I was standing with Terez in a green room, trying to figure out what I was going to do. Suddenly, Terez was stripping off his suit jacket like we were in a scene from “Fight Club.” From that moment, my love and admiration for him was sealed for life. Through peaks or valleys, we would be bonded. And we were.
This was long before we spent endless hours talking about topics that had nothing to do with football. Long before we’d finish our podcasts and just sit on Skype talking into the latest of hours, relating to each other over relationships or different life experiences. At the time, I didn’t know Terez would be one of the people to consistently check in on me after my father passed. And I didn’t know we’d have political and sociological talks that would exhaust our cell phone batteries — including one when I sat in my car outside a bank for over two hours. (That one got noticed by a security guard, who knocked on my window and advised me that sitting in a car outside a bank for two hours wasn’t a great idea. Terez and I cackled about that for a while.)
The last year alone, I spoke to Terez more than any other person in my life aside from my significant other. We talked about our insecurities and anxieties. We spent a lot of time unraveling a racial conversation that had an endless supply of knots. We both reassured and supported each other during the pandemic, when both of us worried about being in at-risk demos for the worst Covid-19 outcomes.
And, yes, we talked a lot about football. I’m not ashamed to admit he taught me so much about the NFL, despite that I had covered the league as a national reporter for longer than he had. He always had a knack for finding interesting data that I didn’t. And he loved parts of the grind that I merely tolerated, like breaking down an endless string of game tape to find valuable insight.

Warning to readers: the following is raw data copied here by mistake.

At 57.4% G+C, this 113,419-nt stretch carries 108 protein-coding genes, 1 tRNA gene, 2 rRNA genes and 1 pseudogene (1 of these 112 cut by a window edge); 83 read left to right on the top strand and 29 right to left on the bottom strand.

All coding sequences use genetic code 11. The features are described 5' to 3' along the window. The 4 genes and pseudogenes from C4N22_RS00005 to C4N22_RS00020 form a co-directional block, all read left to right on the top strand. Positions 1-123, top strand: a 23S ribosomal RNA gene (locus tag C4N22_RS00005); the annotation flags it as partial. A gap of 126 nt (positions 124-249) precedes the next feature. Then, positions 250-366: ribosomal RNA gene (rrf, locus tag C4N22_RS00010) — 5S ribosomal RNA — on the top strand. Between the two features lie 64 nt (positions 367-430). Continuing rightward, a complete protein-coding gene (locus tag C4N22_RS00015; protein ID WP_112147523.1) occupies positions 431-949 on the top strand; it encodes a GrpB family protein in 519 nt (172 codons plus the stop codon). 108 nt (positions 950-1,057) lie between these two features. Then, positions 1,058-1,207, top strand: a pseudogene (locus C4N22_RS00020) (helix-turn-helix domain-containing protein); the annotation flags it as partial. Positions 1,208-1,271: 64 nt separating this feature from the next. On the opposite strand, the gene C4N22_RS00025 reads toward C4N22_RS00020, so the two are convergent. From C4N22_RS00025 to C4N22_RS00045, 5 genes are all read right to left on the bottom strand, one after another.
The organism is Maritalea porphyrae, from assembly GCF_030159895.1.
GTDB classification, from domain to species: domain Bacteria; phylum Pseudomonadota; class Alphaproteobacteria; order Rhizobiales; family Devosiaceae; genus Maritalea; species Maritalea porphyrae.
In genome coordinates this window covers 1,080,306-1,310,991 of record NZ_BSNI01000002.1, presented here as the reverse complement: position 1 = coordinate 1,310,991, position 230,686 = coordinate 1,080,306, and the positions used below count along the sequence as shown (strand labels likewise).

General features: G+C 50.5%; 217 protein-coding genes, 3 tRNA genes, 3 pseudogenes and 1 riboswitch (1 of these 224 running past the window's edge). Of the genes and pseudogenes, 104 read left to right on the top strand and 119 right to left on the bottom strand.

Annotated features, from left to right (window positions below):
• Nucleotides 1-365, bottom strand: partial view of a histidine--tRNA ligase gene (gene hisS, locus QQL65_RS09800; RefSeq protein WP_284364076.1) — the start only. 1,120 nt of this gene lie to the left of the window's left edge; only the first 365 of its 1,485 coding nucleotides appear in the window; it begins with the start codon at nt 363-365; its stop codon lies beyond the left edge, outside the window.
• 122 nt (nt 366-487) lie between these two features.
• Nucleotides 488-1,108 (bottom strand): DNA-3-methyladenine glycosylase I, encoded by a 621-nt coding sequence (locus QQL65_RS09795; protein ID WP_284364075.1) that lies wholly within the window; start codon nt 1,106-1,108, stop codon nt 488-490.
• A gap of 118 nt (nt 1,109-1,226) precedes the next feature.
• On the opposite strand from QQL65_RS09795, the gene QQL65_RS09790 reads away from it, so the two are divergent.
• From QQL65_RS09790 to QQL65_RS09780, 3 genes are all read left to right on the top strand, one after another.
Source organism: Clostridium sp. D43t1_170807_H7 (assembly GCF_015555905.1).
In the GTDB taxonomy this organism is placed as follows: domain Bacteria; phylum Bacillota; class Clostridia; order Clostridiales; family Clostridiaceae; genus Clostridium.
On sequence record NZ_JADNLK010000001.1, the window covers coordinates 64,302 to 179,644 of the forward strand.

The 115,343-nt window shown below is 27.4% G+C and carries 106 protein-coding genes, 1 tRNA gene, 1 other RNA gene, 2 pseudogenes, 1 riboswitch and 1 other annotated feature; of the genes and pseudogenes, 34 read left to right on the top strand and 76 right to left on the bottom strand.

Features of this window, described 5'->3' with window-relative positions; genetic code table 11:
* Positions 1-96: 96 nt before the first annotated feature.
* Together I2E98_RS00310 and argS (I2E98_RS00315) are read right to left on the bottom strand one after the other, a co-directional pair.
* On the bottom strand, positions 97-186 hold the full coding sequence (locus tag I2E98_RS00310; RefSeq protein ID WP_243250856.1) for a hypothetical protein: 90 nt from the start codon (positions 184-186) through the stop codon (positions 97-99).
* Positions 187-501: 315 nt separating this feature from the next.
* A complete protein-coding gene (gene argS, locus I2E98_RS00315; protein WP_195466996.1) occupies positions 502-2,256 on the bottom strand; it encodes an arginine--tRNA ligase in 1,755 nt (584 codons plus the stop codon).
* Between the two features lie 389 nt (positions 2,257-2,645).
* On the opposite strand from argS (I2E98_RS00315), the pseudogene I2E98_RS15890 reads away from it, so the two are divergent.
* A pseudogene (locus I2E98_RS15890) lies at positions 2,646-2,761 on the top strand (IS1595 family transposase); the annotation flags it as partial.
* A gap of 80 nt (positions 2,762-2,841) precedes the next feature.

Through it all, he always wanted to learn more, always strove to get better. He was unafraid to express curiosity or regret about story choices in a way that most reporters won’t. And he made the people around him want to be better, too. Especially me.
One of my enduring memories about Terez will always be a conversation that happened early in our time together. He wanted to know how Yahoo worked in terms of NFL coverage and how we chose stories on a national beat that is often overwhelming. I told him the first and best answer was to always keep a close eye on Dan Wetzel, our national columnist who has an unmatched work ethic and eye for underlying story angles that many of us miss.
Not long after I told Terez that, he and Dan covered a game together. The next day, Dan called me.
“Terez was asking me questions and picking my brain about all kinds of things,” Dan said. “All he wants is to get better, and he’s willing to work for it.”
“He’s going to do just fine here,” Dan said.
That prediction was right. Terez was more than fine. He was dogged and earnest. He worked hard and his confidence grew. After we wrapped our last podcast on Monday, he stayed late with myself and our producer, Brett Rader, and told us he felt like he had really gained traction that made him as confident as ever. We ended the day talking about the future. We laughed at each other’s jokes. And before we said goodbye and signed off, we all made a promise to come out of the next few weeks of vacation bringing new ideas to the podcast table.
One day later, he was gone — and the rhythms of life made less sense than ever.
Even typing that line makes my eyes well up again. I’m sure it will hurt like this for a long time and a lot of people. I take solace in believing that if Terez was our sun, we must remember the sun is also a star. A star that can warm you and change your orbit — all while emitting a light that will travel long beyond its own ending.
That’s the Terez Paylor I knew. And that’s the guy I’ll carry with me for the rest of my life.
More from Yahoo Sports: